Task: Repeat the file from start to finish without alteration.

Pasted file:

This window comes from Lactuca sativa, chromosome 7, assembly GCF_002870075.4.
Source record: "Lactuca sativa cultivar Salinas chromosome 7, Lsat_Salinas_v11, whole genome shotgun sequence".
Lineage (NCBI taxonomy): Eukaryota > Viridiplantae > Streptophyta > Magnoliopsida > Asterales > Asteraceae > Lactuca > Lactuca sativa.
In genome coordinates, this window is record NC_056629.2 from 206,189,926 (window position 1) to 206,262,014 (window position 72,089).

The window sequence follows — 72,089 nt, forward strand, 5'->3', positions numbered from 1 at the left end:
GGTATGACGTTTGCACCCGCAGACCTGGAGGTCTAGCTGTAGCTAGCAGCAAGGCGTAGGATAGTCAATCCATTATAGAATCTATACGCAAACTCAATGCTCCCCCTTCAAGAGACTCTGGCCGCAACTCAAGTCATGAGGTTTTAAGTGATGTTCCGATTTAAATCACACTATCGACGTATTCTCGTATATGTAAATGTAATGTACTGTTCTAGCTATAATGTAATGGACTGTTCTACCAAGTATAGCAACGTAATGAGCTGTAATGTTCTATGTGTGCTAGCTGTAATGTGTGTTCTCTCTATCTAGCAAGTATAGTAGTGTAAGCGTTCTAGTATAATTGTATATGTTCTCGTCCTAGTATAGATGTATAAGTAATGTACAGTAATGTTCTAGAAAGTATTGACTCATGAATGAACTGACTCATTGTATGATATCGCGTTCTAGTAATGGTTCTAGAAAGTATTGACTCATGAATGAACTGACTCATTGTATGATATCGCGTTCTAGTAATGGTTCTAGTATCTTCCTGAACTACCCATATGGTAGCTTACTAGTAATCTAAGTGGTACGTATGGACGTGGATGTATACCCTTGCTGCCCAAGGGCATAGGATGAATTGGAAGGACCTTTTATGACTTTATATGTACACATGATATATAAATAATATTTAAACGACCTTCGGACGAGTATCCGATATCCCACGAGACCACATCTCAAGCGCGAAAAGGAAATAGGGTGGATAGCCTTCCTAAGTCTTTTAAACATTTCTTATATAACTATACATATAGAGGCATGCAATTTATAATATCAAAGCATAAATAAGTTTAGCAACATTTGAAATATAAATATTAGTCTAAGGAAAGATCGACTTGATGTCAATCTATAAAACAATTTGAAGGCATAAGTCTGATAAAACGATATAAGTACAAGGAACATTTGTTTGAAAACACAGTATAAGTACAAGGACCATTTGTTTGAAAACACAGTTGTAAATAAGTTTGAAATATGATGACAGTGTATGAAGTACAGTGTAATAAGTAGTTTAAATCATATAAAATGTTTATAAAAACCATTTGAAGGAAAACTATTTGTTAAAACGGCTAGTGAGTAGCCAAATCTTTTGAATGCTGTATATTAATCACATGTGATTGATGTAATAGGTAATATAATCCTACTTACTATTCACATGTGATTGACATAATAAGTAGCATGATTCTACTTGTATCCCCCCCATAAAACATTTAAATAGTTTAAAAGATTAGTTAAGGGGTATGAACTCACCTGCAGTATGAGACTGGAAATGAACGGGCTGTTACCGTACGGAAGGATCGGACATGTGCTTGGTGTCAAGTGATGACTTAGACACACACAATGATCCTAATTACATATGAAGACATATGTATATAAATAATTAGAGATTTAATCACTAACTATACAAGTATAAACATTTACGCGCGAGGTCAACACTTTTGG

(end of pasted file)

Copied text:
This window comes from Lactuca sativa, chromosome 7, assembly GCF_002870075.4.
Source record: "Lactuca sativa cultivar Salinas chromosome 7, Lsat_Salinas_v11, whole genome shotgun sequence".
Lineage (NCBI taxonomy): Eukaryota > Viridiplantae > Streptophyta > Magnoliopsida > Asterales > Asteraceae > Lactuca > Lactuca sativa.
In genome coordinates, this window is record NC_056629.2 from 206,189,926 (window position 1) to 206,262,014 (window position 72,089).

The window sequence follows — 72,089 nt, forward strand, 5'->3', positions numbered from 1 at the left end:
GGTATGACGTTTGCACCCGCAGACCTGGAGGTCTAGCTGTAGCTAGCAGCAAGGCGTAGGATAGTCAATCCATTATAGAATCTATACGCAAACTCAATGCTCCCCCTTCAAGAGACTCTGGCCGCAACTCAAGTCATGAGGTTTTAAGTGATGTTCCGATTTAAATCACACTATCGACGTATTCTCGTATATGTAAATGTAATGTACTGTTCTAGCTATAATGTAATGGACTGTTCTACCAAGTATAGCAACGTAATGAGCTGTAATGTTCTATGTGTGCTAGCTGTAATGTGTGTTCTCTCTATCTAGCAAGTATAGTAGTGTAAGCGTTCTAGTATAATTGTATATGTTCTCGTCCTAGTATAGATGTATAAGTAATGTACAGTAATGTTCTAGAAAGTATTGACTCATGAATGAACTGACTCATTGTATGATATCGCGTTCTAGTAATGGTTCTAGAAAGTATTGACTCATGAATGAACTGACTCATTGTATGATATCGCGTTCTAGTAATGGTTCTAGTATCTTCCTGAACTACCCATATGGTAGCTTACTAGTAATCTAAGTGGTACGTATGGACGTGGATGTATACCCTTGCTGCCCAAGGGCATAGGATGAATTGGAAGGACCTTTTATGACTTTATATGTACACATGATATATAAATAATATTTAAACGACCTTCGGACGAGTATCCGATATCCCACGAGACCACATCTCAAGCGCGAAAAGGAAATAGGGTGGATAGCCTTCCTAAGTCTTTTAAACATTTCTTATATAACTATACATATAGAGGCATGCAATTTATAATATCAAAGCATAAATAAGTTTAGCAACATTTGAAATATAAATATTAGTCTAAGGAAAGATCGACTTGATGTCAATCTATAAAACAATTTGAAGGCATAAGTCTGATAAAACGATATAAGTACAAGGAACATTTGTTTGAAAACACAGTATAAGTACAAGGACCATTTGTTTGAAAACACAGTTGTAAATAAGTTTGAAATATGATGACAGTGTATGAAGTACAGTGTAATAAGTAGTTTAAATCATATAAAATGTTTATAAAAACCATTTGAAGGAAAACTATTTGTTAAAACGGCTAGTGAGTAGCCAAATCTTTTGAATGCTGTATATTAATCACATGTGATTGATGTAATAGGTAATATAATCCTACTTACTATTCACATGTGATTGACATAATAAGTAGCATGATTCTACTTGTATCCCCCCCATAAAACATTTAAATAGTTTAAAAGATTAGTTAAGGGGTATGAACTCACCTGCAGTATGAGACTGGAAATGAACGGGCTGTTACCGTACGGAAGGATCGGACATGTGCTTGGTGTCAAGTGATGACTTAGACACACACAATGATCCTAATTACATATGAAGACATATGTATATAAATAATTAGAGATTTAATCACTAACTATACAAGTATAAACATTTACGCGCGAGGTCAACACTTTTGG